If you're like most people, your salary makes up the majority if your income. For that reason, asking for a raise is also usually the most accessible way to increase your earnings every month.

If you're making $60,000 a year, even a 5% raise translates to an extra $250 every month. Here's a great framework to consider if you're thinking about asking for a raise:

  • Add value to every single task you do at work and try to go above
  • Track down the work that you do and what projects you're working on
  • Quantify how much value you are adding above your current salary (time saved for other employees, efficiency added, etc.)
  • After tracking down your work for a couple weeks go chat with your employer
  • Present them with your tracked work and value add and ask for a raise

If you're adding value to your workspace, ask for a raise, and still get denied, it may be time to consider switching companies…

Update Your Resume and Consider a Job Switch

If you're looking for a way to increase your income within your current career trajectory, one of the most promising methods is to update your resume and start recruiting for a different company.

Though you might feel like it's a hassle to brush up your resume and re-prepare for interviews, many studies show that it actually pays to switch jobs. According to Forbes, people who switch jobs can consistently earn gains in salary of 8% or higher.

By freshening up your resume and re-entering the market for a job switch, you are also opening yourself up to more opportunities. You may inadvertently end up in a job you'd never consider doing work that is much more satisfying to you.

The process for changing you job will be very similar to the one needed to ask for a raise. The only difference is that instead of presenting your quantified accomplishments to your current employer, you'll want to present them to your interviewers at places you're hoping to break into.

Pay Attention to Lifestyle Creep

Lifestyle creep is the phenomenon of spending more money as you make more money. You could be getting paid more and more each year, but if you're expenses rise in proportion with your income, you'll never be able to truly escape the effects of inflation.

One way to prevent lifestyle creep is to mark down how much you spend every month and try to keep your expenses flat even if your income is going up. For example, if your expenses for the month of June last year was $6000, try to keep this June's expenses limited to $6000.

With inflation eating away at costs, this will mean that you'll need to cut something out of your budget. However, if you really analyze your spending, you might find that you're slowly succumbing to lifestyle inflation without even noticing it. Some things take note of are:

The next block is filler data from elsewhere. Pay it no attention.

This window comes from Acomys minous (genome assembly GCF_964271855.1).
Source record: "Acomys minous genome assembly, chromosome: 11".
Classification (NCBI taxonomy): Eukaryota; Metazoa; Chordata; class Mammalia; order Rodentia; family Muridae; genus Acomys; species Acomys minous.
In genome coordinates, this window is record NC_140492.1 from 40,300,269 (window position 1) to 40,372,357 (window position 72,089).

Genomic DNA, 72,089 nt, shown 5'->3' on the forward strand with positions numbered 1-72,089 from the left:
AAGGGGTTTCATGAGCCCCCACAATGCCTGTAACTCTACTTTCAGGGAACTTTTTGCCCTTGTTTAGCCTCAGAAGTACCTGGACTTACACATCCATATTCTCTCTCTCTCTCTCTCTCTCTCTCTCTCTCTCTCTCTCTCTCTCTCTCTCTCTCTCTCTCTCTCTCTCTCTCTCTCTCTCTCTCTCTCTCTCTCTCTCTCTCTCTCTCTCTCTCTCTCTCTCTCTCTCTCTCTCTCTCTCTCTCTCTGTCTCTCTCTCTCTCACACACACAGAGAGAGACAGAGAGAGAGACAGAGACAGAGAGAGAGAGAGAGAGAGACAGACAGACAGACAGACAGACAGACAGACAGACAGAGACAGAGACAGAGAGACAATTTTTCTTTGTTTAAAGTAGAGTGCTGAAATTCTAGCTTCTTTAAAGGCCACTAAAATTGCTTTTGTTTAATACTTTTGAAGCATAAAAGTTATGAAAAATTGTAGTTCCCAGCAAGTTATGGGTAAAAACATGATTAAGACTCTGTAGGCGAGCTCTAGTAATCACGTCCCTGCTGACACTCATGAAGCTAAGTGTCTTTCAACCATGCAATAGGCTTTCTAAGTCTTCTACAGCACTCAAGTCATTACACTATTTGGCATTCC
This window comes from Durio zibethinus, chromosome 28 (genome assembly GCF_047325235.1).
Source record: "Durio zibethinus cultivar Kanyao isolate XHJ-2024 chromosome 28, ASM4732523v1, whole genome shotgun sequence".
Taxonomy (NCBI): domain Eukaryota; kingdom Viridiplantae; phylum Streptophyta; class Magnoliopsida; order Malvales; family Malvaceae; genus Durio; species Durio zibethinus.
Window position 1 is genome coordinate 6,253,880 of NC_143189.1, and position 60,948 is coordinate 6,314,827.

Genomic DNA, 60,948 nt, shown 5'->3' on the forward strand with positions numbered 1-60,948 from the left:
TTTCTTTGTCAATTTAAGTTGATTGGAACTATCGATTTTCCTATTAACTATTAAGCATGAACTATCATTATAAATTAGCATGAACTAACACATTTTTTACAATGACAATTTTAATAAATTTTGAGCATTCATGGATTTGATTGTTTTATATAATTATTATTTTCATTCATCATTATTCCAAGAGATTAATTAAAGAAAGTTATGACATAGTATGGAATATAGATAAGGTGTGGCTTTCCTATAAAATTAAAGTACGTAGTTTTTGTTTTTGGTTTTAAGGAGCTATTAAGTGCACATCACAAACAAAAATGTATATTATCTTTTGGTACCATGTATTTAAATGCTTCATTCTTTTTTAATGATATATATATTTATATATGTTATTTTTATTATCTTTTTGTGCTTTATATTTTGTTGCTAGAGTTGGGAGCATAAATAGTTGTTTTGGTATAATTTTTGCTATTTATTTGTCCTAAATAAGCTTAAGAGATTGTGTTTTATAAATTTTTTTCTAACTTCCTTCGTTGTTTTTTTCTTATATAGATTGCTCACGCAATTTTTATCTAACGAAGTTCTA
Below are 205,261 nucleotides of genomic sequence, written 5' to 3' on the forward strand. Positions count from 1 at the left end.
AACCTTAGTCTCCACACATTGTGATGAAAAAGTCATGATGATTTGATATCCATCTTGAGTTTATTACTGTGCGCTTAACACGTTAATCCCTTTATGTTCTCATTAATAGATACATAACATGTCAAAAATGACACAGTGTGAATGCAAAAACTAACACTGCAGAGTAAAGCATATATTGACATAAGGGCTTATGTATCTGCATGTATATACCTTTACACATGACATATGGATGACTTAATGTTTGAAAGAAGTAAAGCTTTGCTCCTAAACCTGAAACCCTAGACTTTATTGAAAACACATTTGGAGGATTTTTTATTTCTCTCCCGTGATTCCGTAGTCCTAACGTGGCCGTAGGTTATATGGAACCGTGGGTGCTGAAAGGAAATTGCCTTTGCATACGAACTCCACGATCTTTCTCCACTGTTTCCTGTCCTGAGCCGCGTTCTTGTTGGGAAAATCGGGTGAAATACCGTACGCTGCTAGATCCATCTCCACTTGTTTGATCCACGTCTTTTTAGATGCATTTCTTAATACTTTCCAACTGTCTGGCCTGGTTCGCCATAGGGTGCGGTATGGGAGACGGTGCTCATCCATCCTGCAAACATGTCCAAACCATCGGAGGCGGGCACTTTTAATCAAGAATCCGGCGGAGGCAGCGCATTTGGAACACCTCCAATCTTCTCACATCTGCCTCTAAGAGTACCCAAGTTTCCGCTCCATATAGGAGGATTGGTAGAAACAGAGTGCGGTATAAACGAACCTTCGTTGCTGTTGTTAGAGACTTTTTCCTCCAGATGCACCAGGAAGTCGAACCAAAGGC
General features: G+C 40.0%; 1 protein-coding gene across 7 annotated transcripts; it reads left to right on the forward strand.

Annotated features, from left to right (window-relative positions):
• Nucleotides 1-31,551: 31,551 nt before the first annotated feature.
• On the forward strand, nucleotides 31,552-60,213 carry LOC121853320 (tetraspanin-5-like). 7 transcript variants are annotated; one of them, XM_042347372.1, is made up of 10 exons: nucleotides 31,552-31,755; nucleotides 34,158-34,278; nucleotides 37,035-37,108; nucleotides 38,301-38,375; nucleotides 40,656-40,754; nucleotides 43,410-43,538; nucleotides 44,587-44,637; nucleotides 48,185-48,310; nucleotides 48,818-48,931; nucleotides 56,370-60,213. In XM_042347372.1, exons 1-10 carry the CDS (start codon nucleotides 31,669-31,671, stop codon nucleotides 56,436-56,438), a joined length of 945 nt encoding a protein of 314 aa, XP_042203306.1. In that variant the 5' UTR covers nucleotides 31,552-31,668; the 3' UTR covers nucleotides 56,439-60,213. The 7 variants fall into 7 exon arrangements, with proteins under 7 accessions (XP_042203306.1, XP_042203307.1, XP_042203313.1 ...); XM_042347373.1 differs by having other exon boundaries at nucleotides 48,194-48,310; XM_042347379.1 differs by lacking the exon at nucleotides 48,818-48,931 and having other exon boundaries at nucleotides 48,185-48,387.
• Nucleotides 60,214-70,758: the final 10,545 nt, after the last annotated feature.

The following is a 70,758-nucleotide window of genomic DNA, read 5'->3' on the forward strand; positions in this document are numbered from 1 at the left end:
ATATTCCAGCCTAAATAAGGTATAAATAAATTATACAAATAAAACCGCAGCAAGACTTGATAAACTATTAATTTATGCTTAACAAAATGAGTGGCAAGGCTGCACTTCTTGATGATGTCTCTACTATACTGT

• Ordering in or eating out every night when you used to meal prep and batch cook
  • Subscribing to services that you only use a couple times a month (or don't even use at all)
  • Shopping online more often now when you used to hunt for bargains

Little things that contribute to your lifestyle inflation can build up until one day they shift in your mind from being a “nice to have” to being a “must have.” Dealing with lifestyle inflation and making sure that your expenses stay relatively flat is a great way to also deal with the inflation in the economy.

Optimize Your Lifestyle for Happiness

Too many people live paycheck to paycheck and consistently give their money to certain expenses without stopping to analyze whether what they're spending on really brings them happiness.

When prices start rising, it's a good idea to sit down and think about what you're spending money on and why. You might instinctively jump to the conclusion that every purchase you make is necessary but really try to stop and think about whether a certain purchase brings you any joy.

Then, make an attempt to cut out the things in your budget that don't make you happy. By doing so, you are essentially increasing your return on happiness for every dollar spent and simultaneously saving more money.

You might be surprised at what a couple of hours a month can do for both your happiness and your financial future.

How Will You Deal with Rising Inflation?

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How to Deal with Inflation: 7 Useful Tips to Try 3

As inflation rises and the cost of living slowly creeps up, it becomes increasingly important to optimize your finances and find ways to deal with inflation.

At the end of the day, the best strategy for you is the one that you can stick with in the long-term. If you're committed to a certain method of managing inflation and can seamlessly integrate it into your lifestyle, then that is the right method for you.

Jeff is a current Harvard student and author of the blog Financial Pupil who is passionate about learning, living, and sharing all things personal finance-related. He has experience working in the financial industry and enjoys the pursuit of financial freedom. Outside of blogging, he loves to cook, read, and golf in his spare time.